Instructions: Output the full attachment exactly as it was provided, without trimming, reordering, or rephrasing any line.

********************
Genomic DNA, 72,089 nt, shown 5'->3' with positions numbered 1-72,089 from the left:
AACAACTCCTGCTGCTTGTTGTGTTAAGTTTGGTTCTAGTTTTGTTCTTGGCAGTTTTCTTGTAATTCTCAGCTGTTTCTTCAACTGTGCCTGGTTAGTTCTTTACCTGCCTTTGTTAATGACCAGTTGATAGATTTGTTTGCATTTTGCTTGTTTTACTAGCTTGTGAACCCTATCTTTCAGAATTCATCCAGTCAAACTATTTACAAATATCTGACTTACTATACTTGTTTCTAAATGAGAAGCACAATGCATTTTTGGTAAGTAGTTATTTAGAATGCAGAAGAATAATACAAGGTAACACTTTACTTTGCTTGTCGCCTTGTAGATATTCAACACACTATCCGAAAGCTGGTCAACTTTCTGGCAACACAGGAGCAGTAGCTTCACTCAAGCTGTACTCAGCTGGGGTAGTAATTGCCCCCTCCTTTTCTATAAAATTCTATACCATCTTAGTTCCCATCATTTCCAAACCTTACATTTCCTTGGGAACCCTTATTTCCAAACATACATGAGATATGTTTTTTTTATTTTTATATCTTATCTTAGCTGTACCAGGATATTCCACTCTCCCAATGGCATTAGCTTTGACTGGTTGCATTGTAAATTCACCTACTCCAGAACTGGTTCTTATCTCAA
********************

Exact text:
Genomic DNA, 72,089 nt, shown 5'->3' with positions numbered 1-72,089 from the left:
AACAACTCCTGCTGCTTGTTGTGTTAAGTTTGGTTCTAGTTTTGTTCTTGGCAGTTTTCTTGTAATTCTCAGCTGTTTCTTCAACTGTGCCTGGTTAGTTCTTTACCTGCCTTTGTTAATGACCAGTTGATAGATTTGTTTGCATTTTGCTTGTTTTACTAGCTTGTGAACCCTATCTTTCAGAATTCATCCAGTCAAACTATTTACAAATATCTGACTTACTATACTTGTTTCTAAATGAGAAGCACAATGCATTTTTGGTAAGTAGTTATTTAGAATGCAGAAGAATAATACAAGGTAACACTTTACTTTGCTTGTCGCCTTGTAGATATTCAACACACTATCCGAAAGCTGGTCAACTTTCTGGCAACACAGGAGCAGTAGCTTCACTCAAGCTGTACTCAGCTGGGGTAGTAATTGCCCCCTCCTTTTCTATAAAATTCTATACCATCTTAGTTCCCATCATTTCCAAACCTTACATTTCCTTGGGAACCCTTATTTCCAAACATACATGAGATATGTTTTTTTTATTTTTATATCTTATCTTAGCTGTACCAGGATATTCCACTCTCCCAATGGCATTAGCTTTGACTGGTTGCATTGTAAATTCACCTACTCCAGAACTGGTTCTTATCTCAA